over 1 year ago • 2 mins
Data out on Thursday showed that Turkey’s inflation hit a 24-year high last month, which will hardly vindicate the country’s unconventional approach.
What does this mean?
Looks like Turkey skipped Econ 101: the country’s government still believes that cutting interest rates will help bring inflation down, despite the rest of the world – and the world’s textbooks – proclaiming the opposite. But Turkey’s central bank has cut rates by a chunky 3.5% over the last three months alone, and it’s yet to prove traditionalists wrong. In fact, the prices of food and non-alcoholic drinks – which make up a quarter of the country’s total inflation – essentially doubled last month from the same time last year, while transport costs puffed up nearly 120%. And sure, overall inflation came in lower than economists expected, but that’s hardly a victory when it’s 85.5% – seventeen times the central bank’s target and the seventeenth monthly spike in a row.
Why should I care?
For markets: Bigger things are coming.
Turkey’s inflation makes rising western prices rises look positively puny, and it’s only outpaced by the likes of Zimbabwe, Venezuela, Syria, Lebanon, and Sudan. And while Turkey’s knee-shaking increases should slim down as numbers start to be compared to the sharp price rises of late last year, things will still probably get worse. See, the government’s hoping to entice voters with a higher minimum wage and cheaper loans ahead of next year’s elections, which – along with continued rate cuts – will only weaken the lira more and fire up inflation further.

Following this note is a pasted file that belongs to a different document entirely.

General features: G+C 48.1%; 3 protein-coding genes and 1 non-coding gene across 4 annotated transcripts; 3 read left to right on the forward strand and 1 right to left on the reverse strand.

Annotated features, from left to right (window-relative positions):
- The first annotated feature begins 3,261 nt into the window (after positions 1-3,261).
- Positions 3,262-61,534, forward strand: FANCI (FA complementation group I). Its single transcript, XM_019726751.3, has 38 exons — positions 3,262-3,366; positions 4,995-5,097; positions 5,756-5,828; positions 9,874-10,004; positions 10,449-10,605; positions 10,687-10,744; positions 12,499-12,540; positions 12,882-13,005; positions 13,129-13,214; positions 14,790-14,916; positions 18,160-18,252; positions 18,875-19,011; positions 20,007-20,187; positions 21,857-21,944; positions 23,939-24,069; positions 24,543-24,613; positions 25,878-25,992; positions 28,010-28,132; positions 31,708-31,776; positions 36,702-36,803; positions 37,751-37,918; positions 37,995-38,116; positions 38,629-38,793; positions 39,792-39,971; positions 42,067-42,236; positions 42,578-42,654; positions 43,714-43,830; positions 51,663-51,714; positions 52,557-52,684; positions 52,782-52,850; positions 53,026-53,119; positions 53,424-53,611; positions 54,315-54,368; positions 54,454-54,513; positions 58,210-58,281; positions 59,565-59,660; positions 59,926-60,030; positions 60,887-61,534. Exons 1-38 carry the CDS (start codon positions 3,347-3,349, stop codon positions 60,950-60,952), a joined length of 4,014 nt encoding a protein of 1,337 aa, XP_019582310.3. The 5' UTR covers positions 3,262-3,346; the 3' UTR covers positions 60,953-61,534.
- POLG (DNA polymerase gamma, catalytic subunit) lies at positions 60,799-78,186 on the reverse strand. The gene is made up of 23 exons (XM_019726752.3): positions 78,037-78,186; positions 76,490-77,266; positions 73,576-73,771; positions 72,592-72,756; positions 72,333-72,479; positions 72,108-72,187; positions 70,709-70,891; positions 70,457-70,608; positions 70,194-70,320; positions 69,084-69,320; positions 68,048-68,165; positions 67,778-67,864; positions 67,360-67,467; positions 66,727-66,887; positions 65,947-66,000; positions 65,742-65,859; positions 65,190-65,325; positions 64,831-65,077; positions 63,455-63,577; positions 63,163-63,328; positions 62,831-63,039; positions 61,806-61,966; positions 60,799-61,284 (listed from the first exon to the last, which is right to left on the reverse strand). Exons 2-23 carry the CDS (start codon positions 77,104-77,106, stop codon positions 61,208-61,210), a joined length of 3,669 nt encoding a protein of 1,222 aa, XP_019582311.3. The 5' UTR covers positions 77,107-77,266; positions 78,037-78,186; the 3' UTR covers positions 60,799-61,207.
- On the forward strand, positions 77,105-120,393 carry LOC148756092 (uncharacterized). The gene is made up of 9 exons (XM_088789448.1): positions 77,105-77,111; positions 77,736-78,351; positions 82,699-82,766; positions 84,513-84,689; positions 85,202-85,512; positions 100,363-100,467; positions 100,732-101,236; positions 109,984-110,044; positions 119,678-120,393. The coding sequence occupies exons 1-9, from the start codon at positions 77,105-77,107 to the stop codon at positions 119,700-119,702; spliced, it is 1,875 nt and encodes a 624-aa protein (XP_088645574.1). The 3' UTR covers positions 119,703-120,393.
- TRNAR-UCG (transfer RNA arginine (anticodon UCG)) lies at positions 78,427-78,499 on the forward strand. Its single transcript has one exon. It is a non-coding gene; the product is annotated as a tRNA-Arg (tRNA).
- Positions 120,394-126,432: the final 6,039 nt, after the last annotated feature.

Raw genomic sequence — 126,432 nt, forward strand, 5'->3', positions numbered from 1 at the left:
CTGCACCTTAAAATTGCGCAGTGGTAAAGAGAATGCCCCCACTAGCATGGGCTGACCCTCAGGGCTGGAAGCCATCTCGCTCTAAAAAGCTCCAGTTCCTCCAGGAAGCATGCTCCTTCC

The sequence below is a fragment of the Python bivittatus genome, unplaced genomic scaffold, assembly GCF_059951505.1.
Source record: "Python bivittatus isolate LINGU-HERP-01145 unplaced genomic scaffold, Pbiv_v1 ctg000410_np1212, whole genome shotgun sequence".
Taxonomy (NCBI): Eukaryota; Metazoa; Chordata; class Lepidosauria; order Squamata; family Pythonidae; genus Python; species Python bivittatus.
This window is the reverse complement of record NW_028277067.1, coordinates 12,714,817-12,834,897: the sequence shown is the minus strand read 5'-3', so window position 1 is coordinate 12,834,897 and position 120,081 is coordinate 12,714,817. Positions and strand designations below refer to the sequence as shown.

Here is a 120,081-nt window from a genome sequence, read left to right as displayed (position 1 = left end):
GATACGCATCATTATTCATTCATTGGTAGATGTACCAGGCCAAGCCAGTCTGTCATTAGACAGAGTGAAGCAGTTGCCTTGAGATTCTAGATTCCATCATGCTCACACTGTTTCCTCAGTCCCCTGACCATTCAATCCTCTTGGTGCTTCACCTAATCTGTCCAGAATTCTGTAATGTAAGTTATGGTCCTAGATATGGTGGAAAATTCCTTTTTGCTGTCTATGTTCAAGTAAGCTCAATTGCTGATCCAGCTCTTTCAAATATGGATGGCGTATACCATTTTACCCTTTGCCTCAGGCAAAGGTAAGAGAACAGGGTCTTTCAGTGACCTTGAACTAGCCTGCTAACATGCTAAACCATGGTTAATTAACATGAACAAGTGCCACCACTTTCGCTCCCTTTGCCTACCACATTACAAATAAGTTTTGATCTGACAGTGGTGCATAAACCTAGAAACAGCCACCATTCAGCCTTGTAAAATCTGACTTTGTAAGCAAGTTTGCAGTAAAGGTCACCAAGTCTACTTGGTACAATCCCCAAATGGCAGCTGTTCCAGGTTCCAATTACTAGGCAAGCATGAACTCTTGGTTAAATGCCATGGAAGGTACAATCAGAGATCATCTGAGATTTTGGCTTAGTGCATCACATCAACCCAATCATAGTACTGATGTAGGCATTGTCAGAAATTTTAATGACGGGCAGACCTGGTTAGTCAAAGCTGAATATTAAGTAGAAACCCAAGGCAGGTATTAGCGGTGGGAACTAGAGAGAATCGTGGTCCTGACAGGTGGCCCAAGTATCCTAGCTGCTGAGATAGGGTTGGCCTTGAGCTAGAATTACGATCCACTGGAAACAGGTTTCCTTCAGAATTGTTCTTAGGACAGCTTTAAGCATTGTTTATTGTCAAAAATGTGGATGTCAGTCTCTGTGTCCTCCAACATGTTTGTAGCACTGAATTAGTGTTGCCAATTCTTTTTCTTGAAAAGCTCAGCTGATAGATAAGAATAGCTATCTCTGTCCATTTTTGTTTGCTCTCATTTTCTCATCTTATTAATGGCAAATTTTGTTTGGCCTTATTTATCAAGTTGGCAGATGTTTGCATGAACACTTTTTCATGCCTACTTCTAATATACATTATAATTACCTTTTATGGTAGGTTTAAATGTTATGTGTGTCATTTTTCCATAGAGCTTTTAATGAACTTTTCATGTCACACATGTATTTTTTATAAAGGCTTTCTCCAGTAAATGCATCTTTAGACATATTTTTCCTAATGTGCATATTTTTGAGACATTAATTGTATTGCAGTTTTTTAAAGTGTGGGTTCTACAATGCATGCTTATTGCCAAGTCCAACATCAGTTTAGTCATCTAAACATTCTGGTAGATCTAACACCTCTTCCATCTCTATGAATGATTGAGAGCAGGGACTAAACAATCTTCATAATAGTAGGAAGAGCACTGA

Zooming out: Let’s get conventional.
The UK’s gone the textbook route, announcing a 0.75-percentage-point interest rate hike on Thursday – its biggest in 33 years. And while the central bank stressed that rates will peak lower than markets expect, that doesn’t mean the UK isn’t up against it. In fact, its forecast suggests the UK’s already in a recession, and that the economy will shrink for eight-straight quarters – until the middle of 2024.
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